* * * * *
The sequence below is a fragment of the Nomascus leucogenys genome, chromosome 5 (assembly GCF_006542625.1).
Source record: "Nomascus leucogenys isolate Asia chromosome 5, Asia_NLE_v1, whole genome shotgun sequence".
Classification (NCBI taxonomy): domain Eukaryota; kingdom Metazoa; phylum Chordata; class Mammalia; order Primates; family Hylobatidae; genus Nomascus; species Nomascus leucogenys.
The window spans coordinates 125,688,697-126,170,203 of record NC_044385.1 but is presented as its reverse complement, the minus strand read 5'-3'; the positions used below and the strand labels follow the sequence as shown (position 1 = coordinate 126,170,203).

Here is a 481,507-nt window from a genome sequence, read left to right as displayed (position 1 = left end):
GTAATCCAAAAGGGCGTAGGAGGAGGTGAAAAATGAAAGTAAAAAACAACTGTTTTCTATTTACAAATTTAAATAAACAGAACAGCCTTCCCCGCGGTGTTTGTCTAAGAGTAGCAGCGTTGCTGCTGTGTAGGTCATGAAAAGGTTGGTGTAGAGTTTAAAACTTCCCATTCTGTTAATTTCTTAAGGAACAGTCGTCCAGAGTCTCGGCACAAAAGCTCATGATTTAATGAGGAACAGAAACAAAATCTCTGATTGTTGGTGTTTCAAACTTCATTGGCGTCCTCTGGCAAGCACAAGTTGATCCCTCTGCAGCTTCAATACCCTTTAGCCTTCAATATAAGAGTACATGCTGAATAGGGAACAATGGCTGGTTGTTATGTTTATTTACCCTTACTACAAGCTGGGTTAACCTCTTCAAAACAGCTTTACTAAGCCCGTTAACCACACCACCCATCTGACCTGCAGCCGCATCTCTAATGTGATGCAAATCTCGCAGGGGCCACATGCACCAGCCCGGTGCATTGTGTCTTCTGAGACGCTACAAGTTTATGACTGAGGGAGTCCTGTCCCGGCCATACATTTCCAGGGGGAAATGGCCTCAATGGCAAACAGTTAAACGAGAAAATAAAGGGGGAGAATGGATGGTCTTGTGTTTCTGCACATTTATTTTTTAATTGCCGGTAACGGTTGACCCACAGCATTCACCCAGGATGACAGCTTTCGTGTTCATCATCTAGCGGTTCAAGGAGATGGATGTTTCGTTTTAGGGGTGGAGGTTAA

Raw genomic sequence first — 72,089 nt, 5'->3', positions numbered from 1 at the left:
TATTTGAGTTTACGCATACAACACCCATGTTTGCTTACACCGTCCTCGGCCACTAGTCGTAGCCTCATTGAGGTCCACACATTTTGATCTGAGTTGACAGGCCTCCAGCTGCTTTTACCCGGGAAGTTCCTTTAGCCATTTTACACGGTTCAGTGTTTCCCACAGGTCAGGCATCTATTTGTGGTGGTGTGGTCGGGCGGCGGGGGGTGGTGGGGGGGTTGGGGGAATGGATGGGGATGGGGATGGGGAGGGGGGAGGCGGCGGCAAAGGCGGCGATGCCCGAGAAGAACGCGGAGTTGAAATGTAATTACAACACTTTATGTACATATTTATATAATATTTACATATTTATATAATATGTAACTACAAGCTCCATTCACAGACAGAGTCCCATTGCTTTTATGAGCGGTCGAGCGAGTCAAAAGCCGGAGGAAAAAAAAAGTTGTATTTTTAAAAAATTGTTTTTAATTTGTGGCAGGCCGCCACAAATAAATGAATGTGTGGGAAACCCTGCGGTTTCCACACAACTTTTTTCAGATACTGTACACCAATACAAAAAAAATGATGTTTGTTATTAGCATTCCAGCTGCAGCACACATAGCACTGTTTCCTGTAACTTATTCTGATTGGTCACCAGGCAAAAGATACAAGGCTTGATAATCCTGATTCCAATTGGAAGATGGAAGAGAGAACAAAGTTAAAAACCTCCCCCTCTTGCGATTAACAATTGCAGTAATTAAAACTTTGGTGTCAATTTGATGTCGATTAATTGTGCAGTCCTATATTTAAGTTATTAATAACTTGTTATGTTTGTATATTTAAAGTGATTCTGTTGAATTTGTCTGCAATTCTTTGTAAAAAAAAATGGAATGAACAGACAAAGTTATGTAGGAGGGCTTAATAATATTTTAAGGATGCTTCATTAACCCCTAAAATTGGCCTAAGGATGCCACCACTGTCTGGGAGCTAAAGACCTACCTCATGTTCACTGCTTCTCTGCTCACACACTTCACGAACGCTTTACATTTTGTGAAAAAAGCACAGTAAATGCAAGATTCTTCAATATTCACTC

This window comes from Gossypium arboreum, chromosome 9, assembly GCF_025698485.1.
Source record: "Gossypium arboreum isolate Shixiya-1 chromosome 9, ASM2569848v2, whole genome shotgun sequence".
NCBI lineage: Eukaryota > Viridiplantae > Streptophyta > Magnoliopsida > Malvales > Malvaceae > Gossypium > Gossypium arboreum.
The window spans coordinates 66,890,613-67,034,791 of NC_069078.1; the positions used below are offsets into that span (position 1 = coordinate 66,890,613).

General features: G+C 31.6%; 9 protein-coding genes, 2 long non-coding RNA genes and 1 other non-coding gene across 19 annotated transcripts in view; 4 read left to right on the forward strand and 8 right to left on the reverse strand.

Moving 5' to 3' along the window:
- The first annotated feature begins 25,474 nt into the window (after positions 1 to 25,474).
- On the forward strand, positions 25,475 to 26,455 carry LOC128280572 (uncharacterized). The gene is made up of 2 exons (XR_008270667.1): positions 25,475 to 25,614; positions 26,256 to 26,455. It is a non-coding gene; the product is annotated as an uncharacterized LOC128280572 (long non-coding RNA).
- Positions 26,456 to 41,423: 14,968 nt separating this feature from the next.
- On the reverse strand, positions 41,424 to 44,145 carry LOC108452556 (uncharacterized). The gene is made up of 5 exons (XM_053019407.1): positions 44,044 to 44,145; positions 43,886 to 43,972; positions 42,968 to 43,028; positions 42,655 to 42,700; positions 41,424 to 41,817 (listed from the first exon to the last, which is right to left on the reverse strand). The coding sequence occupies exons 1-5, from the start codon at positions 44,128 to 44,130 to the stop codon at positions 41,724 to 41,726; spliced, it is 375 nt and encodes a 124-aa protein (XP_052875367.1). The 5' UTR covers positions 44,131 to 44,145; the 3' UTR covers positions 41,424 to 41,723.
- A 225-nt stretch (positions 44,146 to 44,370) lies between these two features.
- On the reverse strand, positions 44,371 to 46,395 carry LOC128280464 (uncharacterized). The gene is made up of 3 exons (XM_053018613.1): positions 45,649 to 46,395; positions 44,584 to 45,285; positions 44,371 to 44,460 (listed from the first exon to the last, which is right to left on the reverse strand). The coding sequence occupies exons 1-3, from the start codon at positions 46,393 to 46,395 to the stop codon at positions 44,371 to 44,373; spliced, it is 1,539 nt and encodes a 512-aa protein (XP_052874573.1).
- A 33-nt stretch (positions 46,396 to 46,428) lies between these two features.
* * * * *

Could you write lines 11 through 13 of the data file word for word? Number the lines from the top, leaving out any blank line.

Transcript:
NCBI lineage: Eukaryota > Viridiplantae > Streptophyta > Magnoliopsida > Malvales > Malvaceae > Gossypium > Gossypium arboreum.
The window spans coordinates 66,890,613-67,034,791 of NC_069078.1; the positions used below are offsets into that span (position 1 = coordinate 66,890,613).

General features: G+C 31.6%; 9 protein-coding genes, 2 long non-coding RNA genes and 1 other non-coding gene across 19 annotated transcripts in view; 4 read left to right on the forward strand and 8 right to left on the reverse strand.